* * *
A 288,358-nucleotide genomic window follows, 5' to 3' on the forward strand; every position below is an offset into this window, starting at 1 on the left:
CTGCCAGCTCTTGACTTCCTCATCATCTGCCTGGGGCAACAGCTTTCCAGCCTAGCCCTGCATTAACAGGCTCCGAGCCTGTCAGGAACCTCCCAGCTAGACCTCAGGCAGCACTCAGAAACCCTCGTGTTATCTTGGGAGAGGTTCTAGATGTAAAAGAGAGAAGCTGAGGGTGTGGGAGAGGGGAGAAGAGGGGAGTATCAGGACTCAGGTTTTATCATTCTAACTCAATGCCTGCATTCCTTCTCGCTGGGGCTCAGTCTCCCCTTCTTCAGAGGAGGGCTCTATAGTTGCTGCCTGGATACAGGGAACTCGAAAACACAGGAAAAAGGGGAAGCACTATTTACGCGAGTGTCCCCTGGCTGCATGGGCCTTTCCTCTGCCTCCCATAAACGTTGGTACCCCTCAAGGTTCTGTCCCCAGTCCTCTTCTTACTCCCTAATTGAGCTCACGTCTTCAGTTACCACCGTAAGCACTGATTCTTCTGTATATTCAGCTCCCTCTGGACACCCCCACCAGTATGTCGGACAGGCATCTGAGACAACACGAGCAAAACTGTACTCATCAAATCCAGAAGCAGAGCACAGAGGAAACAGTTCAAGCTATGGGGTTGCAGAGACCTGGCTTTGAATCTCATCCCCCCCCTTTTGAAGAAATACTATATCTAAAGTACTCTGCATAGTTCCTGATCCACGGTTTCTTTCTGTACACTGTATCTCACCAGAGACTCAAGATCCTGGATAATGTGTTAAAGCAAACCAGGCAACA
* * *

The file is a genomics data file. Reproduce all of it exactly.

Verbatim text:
A 288,358-nucleotide genomic window follows, 5' to 3' on the forward strand; every position below is an offset into this window, starting at 1 on the left:
CTGCCAGCTCTTGACTTCCTCATCATCTGCCTGGGGCAACAGCTTTCCAGCCTAGCCCTGCATTAACAGGCTCCGAGCCTGTCAGGAACCTCCCAGCTAGACCTCAGGCAGCACTCAGAAACCCTCGTGTTATCTTGGGAGAGGTTCTAGATGTAAAAGAGAGAAGCTGAGGGTGTGGGAGAGGGGAGAAGAGGGGAGTATCAGGACTCAGGTTTTATCATTCTAACTCAATGCCTGCATTCCTTCTCGCTGGGGCTCAGTCTCCCCTTCTTCAGAGGAGGGCTCTATAGTTGCTGCCTGGATACAGGGAACTCGAAAACACAGGAAAAAGGGGAAGCACTATTTACGCGAGTGTCCCCTGGCTGCATGGGCCTTTCCTCTGCCTCCCATAAACGTTGGTACCCCTCAAGGTTCTGTCCCCAGTCCTCTTCTTACTCCCTAATTGAGCTCACGTCTTCAGTTACCACCGTAAGCACTGATTCTTCTGTATATTCAGCTCCCTCTGGACACCCCCACCAGTATGTCGGACAGGCATCTGAGACAACACGAGCAAAACTGTACTCATCAAATCCAGAAGCAGAGCACAGAGGAAACAGTTCAAGCTATGGGGTTGCAGAGACCTGGCTTTGAATCTCATCCCCCCCCTTTTGAAGAAATACTATATCTAAAGTACTCTGCATAGTTCCTGATCCACGGTTTCTTTCTGTACACTGTATCTCACCAGAGACTCAAGATCCTGGATAATGTGTTAAAGCAAACCAGGCAACA